We need more success stories like these if we are going to build momentum for change. That’s why we’re working with cities and towns across the country to establish small donor incentive programs of their own.

With your help, we can win real changes now in how elections are funded throughout America — so more candidates for more offices focus on we, the people, and not just the mega-donors and Super PACs who are undermining our democracy and the principles upon which it stands.

Issue updates

Blog Post | Democracy

Three ways you can join the fight against big-money politics

We're still a year away from the 2016 presidential election, but we've already seen massive fundraising numbers coming from Super PACs and outside groups. Here are a few ways you can fight big money politics right now.

> Keep Reading
News Release | U.S. PIRG Education Fund | Democracy

New Study: Small Donor Matching Program Would Incentivize Shift in 2016 Presidential Fundraising Strategies

Candidates in the 2016 presidential race could see a dramatic shift in fundraising under a small donor empowerment program, according to a new study by U.S. PIRG Education Fund

> Keep Reading
Result | Democracy

Giving more Americans a greater voice in our elections

In our democracy, the size of your wallet shouldn’t determine the volume of your voice. In 2015, we helped win reforms in Maine and Seattle to ensure that more Americans have a greater say in our elections. Seattle’s Initiative-122 empowers small donors with “democracy vouchers” that can be donated to local candidates and lowers the cap on contributions. In Maine, the state’s Clean Elections Act was improved by strengthening campaign finance disclosure laws and offering qualifying candidates increased public funding.

> Keep Reading
Media Hit | Democracy

NPR: California Becomes 2nd State To Automatically Register Voters

CALPIRG's Emily Rusch thinks the new motor voter law will likely have the greatest impact on young millennials. She said only 52 percent of the state's residents ages 18 to 24 were registered to vote before the midterm election. "That means nearly that over half of eligible youth are just being left out entirely of the process," Rusch said.

> Keep Reading
News Release | CALPIRG | Democracy

California's New Motor Voter Act Signed into Law

Executive Director Emily Rusch's statement when Governor Jerry Brown signed AB 1461, the New Motor Voter Act, into law. The bill will automate voter registration at the Department of Motor Vehicles, helping to reduce low voter registration rates in California and increase participation in our elections.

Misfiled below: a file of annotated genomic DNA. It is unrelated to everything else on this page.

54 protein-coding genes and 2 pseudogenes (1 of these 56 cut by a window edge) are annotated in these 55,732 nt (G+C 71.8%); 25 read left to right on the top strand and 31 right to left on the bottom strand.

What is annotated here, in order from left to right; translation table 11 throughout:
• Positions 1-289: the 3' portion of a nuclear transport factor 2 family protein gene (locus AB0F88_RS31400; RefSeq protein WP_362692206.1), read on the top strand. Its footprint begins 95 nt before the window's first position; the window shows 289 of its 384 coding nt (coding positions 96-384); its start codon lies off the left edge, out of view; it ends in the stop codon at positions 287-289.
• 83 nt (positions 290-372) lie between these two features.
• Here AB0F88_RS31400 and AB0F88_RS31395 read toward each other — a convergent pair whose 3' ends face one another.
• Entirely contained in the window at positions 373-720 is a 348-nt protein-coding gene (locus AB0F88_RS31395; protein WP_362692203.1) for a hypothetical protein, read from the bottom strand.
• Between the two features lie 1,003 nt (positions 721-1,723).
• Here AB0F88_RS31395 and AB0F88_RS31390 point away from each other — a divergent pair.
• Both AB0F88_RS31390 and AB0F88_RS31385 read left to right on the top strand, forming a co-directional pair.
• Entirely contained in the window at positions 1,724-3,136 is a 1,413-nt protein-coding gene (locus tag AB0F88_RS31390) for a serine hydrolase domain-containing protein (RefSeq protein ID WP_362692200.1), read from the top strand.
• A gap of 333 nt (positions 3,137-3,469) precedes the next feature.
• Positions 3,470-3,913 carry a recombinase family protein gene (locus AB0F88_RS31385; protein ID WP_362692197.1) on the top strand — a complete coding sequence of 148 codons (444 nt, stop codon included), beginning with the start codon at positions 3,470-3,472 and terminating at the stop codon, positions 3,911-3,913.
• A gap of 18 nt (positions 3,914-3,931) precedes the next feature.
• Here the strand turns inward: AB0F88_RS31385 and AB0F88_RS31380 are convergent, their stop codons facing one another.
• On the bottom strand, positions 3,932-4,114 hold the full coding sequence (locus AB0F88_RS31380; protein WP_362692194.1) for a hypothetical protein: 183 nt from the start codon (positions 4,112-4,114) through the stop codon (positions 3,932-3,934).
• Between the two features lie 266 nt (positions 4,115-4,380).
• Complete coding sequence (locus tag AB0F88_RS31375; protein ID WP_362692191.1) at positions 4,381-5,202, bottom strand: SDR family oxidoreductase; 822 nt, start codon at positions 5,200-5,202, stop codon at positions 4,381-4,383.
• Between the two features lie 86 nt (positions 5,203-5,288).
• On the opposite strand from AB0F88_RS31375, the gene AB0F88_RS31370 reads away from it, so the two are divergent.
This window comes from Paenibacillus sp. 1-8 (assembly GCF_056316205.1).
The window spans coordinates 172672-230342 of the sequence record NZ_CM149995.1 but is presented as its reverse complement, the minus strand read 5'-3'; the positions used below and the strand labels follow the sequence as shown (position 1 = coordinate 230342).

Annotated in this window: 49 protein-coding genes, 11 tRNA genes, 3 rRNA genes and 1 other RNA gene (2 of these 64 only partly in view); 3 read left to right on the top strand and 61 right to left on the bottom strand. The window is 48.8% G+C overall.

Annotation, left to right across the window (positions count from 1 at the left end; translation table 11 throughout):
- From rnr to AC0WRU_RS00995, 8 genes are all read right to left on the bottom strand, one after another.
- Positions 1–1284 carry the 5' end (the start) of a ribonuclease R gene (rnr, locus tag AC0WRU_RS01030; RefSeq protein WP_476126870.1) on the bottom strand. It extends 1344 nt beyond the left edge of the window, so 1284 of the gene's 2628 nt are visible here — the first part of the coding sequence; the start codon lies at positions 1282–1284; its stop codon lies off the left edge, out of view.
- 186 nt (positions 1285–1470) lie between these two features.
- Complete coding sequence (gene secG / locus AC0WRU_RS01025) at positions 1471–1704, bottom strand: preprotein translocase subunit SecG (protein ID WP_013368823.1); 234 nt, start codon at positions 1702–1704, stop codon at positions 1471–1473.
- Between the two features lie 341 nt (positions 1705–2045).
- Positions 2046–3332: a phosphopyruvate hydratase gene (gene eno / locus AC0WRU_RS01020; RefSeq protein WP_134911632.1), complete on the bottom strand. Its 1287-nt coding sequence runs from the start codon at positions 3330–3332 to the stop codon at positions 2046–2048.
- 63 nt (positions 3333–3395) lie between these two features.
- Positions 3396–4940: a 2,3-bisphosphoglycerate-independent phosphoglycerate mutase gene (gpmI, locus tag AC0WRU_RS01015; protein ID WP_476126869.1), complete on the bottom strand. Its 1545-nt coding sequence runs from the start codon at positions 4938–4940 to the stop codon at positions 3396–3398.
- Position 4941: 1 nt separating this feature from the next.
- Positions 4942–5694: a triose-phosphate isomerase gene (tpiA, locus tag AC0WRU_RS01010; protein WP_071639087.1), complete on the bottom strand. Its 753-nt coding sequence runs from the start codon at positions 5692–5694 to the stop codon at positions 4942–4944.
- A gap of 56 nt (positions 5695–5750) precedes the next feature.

> Keep Reading

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News Release | CALPIRG | Democracy

Local Leaders Join New Campaign to Get Big Money Out of Politics

While the debate over a historic amendment to overturn Citizen's United continues in the Senate, CALPIRG is joining local leaders in launching a new campaign to end the outside influence of big money on our elections, and to institute new policies to increase the impact of small donors.

> Keep Reading
News Release | CALPIRG | Democracy

Bill to allow California Voters to Take a Stand Against Big Money in Politics Passes Out of Key Comittee

California Assembly Elections and Redistricting Committee passed SB 1272 (Lieu), a bill to put a voter instruction measure on the 2014 ballot that calls for a constitutional amendment of Citizens United vs FEC

> Keep Reading
Media Hit | Democracy

Reformers in California assail Supreme Court campaign-finance decision

“We’ve seen what’s happening in Sacramento right now with pay-to-play politics. With this decision, the Supreme Court is codifying pay-to-play politics,” said Austin Price, field director for CALPRIG, the California Public Interest Research Group.

The ruling will have no effect on state-level campaigns in California, as the state’s campaign finance law does not limit the aggregate amount any donor can contribute to candidates for state office. The state law, like the federal law, limits the amount donors can contribute to any one candidate, and the court’s decision allows those individual limits to remain in place.

> Keep Reading
News Release | CALPIRG | Democracy

Today Supreme Court Ruled for Another Flood of Big Money

The Supreme Court's McCutcheon v. FEC decision could add $1 billion from big donors through 2020.

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News Release | CALPIRG | Democracy

CALPIRG Applauds the Introduction of the Government by the People Act

The Government By the People Act (H.R. 20), introduced today, would allow candidates to run competitive campaigns for office by relying on small dollar donors. Seventeen California representatives are original co-sponsors of the bill. 

> Keep Reading